The Green Shoots Foundation is fighting poverty through its work helping rural communities develop their economies through food and agriculture, education and medical aid. FASE’s vocational training staff at the Agri-tech Training Center has been working tirelessly to educate those in North West Cambodia on how to better themselves and their communities. Through the work of this foundation, people living in impoverished areas are able to combat hunger and bring themselves out of generational poverty.

– Hope Shourd
Photo: Flickr

floods in southeast asiaTraditionally, the people of Southeast Asia benefitted from small floods that enriched the soil and prevented bigger floods. However, human interference with the rivers has disrupted their natural ecological processes and increased long-term damage. The disruption of crops, destruction of land and the displacement of people due to flooding increases poverty, especially during Southeast Asia’s current economic crisis. Mitigating steps are necessary to prevent the harmful effects of floods in Southeast Asia.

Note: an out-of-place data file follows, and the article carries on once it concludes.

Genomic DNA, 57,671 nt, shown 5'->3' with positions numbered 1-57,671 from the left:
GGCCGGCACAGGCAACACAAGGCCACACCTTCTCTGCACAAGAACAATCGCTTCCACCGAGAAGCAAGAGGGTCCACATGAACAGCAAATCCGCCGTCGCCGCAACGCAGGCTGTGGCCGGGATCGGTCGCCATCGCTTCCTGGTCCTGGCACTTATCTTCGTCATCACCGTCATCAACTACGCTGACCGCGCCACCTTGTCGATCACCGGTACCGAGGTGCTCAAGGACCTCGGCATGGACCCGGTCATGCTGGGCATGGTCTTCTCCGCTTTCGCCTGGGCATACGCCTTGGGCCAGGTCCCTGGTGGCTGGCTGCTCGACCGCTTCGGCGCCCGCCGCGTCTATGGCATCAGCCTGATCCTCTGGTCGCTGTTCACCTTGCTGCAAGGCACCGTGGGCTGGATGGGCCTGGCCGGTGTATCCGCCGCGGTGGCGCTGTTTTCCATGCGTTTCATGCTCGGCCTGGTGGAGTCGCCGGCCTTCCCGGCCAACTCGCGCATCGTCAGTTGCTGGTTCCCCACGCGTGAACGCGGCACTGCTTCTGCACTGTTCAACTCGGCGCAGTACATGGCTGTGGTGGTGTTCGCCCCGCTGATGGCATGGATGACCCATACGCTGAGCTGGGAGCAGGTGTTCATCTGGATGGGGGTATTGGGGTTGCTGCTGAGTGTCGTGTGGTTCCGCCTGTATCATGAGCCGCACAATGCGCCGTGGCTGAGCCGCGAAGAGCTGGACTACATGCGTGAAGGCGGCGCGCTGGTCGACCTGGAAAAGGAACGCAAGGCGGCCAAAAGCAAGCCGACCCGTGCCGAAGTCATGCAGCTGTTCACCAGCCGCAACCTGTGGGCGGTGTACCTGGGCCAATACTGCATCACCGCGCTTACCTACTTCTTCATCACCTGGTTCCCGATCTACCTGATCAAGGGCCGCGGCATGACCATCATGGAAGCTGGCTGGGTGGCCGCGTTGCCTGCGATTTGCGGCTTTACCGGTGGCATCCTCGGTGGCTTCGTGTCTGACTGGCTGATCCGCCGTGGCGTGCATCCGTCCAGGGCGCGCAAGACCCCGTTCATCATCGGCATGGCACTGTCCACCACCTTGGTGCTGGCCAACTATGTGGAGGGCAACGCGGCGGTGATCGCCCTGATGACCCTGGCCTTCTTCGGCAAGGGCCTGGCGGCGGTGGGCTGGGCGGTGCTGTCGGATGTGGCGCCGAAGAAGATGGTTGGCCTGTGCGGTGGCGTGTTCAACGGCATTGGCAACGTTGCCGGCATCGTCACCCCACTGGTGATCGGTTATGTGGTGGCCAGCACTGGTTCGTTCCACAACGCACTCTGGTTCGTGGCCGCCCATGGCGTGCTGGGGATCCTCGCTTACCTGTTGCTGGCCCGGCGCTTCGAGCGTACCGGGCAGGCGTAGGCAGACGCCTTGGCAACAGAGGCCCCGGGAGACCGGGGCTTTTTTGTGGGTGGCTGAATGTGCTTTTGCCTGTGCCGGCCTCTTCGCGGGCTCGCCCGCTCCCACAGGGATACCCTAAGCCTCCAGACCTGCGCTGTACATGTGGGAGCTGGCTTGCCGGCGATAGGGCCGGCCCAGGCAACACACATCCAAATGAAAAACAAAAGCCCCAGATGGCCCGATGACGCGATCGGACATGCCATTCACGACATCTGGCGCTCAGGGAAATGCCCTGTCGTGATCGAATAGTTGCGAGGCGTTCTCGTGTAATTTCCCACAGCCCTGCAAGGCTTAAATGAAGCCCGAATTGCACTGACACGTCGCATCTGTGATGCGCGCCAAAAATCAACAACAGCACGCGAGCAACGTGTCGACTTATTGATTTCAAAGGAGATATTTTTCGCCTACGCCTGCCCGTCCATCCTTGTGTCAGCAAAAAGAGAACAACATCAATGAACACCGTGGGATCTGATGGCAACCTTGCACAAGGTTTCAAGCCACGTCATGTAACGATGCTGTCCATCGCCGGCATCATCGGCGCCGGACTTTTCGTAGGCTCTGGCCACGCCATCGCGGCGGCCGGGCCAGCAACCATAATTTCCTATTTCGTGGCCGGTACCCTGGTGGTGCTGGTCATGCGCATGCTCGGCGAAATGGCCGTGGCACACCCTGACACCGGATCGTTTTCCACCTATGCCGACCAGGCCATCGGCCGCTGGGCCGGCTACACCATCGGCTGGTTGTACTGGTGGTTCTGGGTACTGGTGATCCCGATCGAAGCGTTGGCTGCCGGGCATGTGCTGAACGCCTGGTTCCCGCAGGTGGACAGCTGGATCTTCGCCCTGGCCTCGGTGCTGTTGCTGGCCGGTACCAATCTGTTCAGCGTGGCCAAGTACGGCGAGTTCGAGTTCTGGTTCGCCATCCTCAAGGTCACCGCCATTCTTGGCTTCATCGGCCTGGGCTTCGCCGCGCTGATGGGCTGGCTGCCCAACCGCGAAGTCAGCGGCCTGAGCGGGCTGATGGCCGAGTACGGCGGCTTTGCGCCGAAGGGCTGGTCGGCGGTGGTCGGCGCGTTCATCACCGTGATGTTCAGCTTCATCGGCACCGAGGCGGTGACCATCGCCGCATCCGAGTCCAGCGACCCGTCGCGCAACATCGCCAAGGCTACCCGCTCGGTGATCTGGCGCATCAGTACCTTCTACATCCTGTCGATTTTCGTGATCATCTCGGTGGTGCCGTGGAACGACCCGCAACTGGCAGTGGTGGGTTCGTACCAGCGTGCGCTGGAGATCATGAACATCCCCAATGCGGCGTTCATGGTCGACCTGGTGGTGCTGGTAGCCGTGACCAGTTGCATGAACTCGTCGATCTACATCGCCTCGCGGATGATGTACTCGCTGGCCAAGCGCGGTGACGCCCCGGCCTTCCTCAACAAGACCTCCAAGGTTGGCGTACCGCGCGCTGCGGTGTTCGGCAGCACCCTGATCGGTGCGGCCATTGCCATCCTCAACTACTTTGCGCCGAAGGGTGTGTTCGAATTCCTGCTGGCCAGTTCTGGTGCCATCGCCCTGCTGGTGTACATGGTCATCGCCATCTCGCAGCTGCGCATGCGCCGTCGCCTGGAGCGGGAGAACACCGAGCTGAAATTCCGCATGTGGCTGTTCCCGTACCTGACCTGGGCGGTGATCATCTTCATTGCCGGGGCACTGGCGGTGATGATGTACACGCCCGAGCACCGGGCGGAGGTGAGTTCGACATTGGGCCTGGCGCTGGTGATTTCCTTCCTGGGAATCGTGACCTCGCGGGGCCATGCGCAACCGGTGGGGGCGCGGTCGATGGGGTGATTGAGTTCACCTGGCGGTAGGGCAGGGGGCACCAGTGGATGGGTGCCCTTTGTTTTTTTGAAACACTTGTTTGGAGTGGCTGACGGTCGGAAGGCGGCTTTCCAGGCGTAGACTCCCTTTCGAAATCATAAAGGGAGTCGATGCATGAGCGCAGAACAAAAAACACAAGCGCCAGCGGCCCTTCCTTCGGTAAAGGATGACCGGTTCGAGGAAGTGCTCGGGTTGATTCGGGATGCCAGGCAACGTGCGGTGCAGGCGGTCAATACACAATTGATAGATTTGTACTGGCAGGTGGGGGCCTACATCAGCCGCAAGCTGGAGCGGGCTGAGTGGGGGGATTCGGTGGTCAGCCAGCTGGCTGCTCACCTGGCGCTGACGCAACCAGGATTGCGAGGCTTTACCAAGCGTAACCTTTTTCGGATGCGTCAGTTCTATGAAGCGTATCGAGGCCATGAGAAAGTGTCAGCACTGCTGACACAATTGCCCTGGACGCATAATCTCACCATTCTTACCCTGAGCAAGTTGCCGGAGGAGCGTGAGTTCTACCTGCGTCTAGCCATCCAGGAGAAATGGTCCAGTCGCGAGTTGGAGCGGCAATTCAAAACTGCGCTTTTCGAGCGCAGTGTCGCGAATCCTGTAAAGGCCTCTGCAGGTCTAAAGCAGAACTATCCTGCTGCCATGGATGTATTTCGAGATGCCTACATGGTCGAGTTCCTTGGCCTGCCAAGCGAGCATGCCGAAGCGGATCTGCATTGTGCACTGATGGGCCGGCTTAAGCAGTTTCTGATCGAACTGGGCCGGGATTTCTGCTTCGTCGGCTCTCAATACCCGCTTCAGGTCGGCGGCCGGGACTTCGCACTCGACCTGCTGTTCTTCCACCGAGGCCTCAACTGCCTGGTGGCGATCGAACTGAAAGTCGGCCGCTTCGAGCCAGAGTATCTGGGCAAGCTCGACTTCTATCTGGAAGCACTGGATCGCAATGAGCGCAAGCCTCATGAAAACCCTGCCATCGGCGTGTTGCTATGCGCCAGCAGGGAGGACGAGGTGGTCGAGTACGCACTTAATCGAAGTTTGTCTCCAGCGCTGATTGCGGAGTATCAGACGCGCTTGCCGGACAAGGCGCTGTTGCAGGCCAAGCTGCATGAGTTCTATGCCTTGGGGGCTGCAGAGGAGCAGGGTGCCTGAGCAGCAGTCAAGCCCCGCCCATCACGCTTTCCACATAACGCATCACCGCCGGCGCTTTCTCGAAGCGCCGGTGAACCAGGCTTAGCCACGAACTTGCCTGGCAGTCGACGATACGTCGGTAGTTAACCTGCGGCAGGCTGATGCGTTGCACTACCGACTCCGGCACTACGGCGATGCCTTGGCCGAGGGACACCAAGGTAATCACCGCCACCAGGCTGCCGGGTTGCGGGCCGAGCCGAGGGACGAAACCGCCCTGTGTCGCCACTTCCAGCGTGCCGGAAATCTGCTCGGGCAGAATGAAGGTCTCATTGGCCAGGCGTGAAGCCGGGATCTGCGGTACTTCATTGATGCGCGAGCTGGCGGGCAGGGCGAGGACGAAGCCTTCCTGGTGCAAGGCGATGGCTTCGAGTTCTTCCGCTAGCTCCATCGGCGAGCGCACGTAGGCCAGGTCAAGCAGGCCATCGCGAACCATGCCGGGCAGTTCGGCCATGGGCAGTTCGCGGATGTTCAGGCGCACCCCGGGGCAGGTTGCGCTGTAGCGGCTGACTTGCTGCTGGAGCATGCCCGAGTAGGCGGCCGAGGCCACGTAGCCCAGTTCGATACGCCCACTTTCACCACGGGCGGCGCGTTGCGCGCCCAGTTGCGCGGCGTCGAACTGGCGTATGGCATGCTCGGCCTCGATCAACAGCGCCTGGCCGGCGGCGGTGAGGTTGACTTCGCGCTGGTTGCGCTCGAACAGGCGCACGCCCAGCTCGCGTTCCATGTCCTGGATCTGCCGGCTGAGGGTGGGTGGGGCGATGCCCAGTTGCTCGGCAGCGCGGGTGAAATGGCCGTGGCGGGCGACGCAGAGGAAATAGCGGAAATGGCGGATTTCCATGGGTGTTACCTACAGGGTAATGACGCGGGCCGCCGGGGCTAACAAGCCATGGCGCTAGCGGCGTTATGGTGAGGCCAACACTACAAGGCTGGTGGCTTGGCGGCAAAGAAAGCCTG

Destructive Floods in Vietnam

In October 2020, heavy rains in Vietnam caused massive flooding that destroyed homes, land and agriculture. A massive 178,000 homes were destroyed and nearly 700,000 livestock fell victim to the floodwaters.

Described by the president of the Vietnam Red Cross Society as “some of the worst we’ve seen in decades”, the floods in Vietnam have affected around five million Vietnamese people, which will push more people toward poverty.

Urban Flooding in Cambodia